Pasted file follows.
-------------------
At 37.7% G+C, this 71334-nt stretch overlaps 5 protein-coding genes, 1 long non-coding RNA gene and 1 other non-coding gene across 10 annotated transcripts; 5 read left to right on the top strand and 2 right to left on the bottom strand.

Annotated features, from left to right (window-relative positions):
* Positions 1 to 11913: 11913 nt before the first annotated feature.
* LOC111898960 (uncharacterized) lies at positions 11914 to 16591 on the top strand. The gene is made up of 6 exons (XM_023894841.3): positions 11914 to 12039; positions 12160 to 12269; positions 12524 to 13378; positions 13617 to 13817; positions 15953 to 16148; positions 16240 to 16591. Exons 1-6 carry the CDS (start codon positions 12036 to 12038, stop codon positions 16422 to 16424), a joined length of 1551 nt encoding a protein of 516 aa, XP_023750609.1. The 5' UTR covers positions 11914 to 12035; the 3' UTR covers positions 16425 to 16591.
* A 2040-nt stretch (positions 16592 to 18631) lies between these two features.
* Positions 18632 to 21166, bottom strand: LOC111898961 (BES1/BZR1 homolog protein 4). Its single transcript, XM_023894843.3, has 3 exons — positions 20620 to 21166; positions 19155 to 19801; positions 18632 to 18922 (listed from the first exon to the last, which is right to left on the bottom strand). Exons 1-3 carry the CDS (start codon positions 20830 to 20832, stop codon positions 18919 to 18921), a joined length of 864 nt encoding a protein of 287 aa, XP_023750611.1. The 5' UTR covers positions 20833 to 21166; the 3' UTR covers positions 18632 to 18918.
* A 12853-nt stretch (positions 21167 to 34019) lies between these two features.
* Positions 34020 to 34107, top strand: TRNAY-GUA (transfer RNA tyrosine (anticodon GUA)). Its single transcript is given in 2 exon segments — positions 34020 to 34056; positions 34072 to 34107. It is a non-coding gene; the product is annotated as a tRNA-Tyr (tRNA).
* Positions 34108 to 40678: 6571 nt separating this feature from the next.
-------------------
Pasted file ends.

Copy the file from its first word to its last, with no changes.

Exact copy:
At 37.7% G+C, this 71334-nt stretch overlaps 5 protein-coding genes, 1 long non-coding RNA gene and 1 other non-coding gene across 10 annotated transcripts; 5 read left to right on the top strand and 2 right to left on the bottom strand.

Annotated features, from left to right (window-relative positions):
* Positions 1 to 11913: 11913 nt before the first annotated feature.
* LOC111898960 (uncharacterized) lies at positions 11914 to 16591 on the top strand. The gene is made up of 6 exons (XM_023894841.3): positions 11914 to 12039; positions 12160 to 12269; positions 12524 to 13378; positions 13617 to 13817; positions 15953 to 16148; positions 16240 to 16591. Exons 1-6 carry the CDS (start codon positions 12036 to 12038, stop codon positions 16422 to 16424), a joined length of 1551 nt encoding a protein of 516 aa, XP_023750609.1. The 5' UTR covers positions 11914 to 12035; the 3' UTR covers positions 16425 to 16591.
* A 2040-nt stretch (positions 16592 to 18631) lies between these two features.
* Positions 18632 to 21166, bottom strand: LOC111898961 (BES1/BZR1 homolog protein 4). Its single transcript, XM_023894843.3, has 3 exons — positions 20620 to 21166; positions 19155 to 19801; positions 18632 to 18922 (listed from the first exon to the last, which is right to left on the bottom strand). Exons 1-3 carry the CDS (start codon positions 20830 to 20832, stop codon positions 18919 to 18921), a joined length of 864 nt encoding a protein of 287 aa, XP_023750611.1. The 5' UTR covers positions 20833 to 21166; the 3' UTR covers positions 18632 to 18918.
* A 12853-nt stretch (positions 21167 to 34019) lies between these two features.
* Positions 34020 to 34107, top strand: TRNAY-GUA (transfer RNA tyrosine (anticodon GUA)). Its single transcript is given in 2 exon segments — positions 34020 to 34056; positions 34072 to 34107. It is a non-coding gene; the product is annotated as a tRNA-Tyr (tRNA).
* Positions 34108 to 40678: 6571 nt separating this feature from the next.